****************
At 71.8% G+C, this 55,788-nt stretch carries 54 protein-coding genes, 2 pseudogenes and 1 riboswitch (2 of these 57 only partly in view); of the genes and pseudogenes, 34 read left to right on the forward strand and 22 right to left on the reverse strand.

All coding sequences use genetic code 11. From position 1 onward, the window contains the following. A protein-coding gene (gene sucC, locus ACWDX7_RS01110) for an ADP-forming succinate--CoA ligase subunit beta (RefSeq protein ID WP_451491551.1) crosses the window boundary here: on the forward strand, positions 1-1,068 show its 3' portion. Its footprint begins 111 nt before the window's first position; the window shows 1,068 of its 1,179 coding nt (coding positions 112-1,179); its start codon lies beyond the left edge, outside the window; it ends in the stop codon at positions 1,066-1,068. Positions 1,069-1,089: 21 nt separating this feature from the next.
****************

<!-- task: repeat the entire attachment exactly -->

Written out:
At 71.8% G+C, this 55,788-nt stretch carries 54 protein-coding genes, 2 pseudogenes and 1 riboswitch (2 of these 57 only partly in view); of the genes and pseudogenes, 34 read left to right on the forward strand and 22 right to left on the reverse strand.

All coding sequences use genetic code 11. From position 1 onward, the window contains the following. A protein-coding gene (gene sucC, locus ACWDX7_RS01110) for an ADP-forming succinate--CoA ligase subunit beta (RefSeq protein ID WP_451491551.1) crosses the window boundary here: on the forward strand, positions 1-1,068 show its 3' portion. Its footprint begins 111 nt before the window's first position; the window shows 1,068 of its 1,179 coding nt (coding positions 112-1,179); its start codon lies beyond the left edge, outside the window; it ends in the stop codon at positions 1,066-1,068. Positions 1,069-1,089: 21 nt separating this feature from the next.